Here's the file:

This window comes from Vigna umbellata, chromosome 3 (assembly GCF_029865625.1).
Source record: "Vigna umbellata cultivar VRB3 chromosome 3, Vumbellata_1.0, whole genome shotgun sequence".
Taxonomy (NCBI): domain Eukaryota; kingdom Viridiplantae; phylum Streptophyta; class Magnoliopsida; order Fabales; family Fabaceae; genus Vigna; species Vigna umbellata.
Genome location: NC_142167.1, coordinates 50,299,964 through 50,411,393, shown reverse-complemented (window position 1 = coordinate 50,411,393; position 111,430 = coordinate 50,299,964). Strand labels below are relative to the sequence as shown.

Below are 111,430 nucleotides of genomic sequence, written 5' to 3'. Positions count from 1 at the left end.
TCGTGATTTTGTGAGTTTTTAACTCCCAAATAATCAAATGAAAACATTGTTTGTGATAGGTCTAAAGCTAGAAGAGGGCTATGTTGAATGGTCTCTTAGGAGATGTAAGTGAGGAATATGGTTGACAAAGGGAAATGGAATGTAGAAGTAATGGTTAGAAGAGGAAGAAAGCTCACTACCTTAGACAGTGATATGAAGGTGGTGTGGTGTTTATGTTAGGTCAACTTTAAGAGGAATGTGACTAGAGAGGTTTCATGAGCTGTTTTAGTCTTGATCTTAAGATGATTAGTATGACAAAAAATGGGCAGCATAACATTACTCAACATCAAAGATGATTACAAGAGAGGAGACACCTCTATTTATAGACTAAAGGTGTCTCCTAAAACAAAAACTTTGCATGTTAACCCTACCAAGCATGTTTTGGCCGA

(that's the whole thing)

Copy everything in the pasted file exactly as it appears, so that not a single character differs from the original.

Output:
This window comes from Vigna umbellata, chromosome 3 (assembly GCF_029865625.1).
Source record: "Vigna umbellata cultivar VRB3 chromosome 3, Vumbellata_1.0, whole genome shotgun sequence".
Taxonomy (NCBI): domain Eukaryota; kingdom Viridiplantae; phylum Streptophyta; class Magnoliopsida; order Fabales; family Fabaceae; genus Vigna; species Vigna umbellata.
Genome location: NC_142167.1, coordinates 50,299,964 through 50,411,393, shown reverse-complemented (window position 1 = coordinate 50,411,393; position 111,430 = coordinate 50,299,964). Strand labels below are relative to the sequence as shown.

Below are 111,430 nucleotides of genomic sequence, written 5' to 3'. Positions count from 1 at the left end.
TCGTGATTTTGTGAGTTTTTAACTCCCAAATAATCAAATGAAAACATTGTTTGTGATAGGTCTAAAGCTAGAAGAGGGCTATGTTGAATGGTCTCTTAGGAGATGTAAGTGAGGAATATGGTTGACAAAGGGAAATGGAATGTAGAAGTAATGGTTAGAAGAGGAAGAAAGCTCACTACCTTAGACAGTGATATGAAGGTGGTGTGGTGTTTATGTTAGGTCAACTTTAAGAGGAATGTGACTAGAGAGGTTTCATGAGCTGTTTTAGTCTTGATCTTAAGATGATTAGTATGACAAAAAATGGGCAGCATAACATTACTCAACATCAAAGATGATTACAAGAGAGGAGACACCTCTATTTATAGACTAAAGGTGTCTCCTAAAACAAAAACTTTGCATGTTAACCCTACCAAGCATGTTTTGGCCGA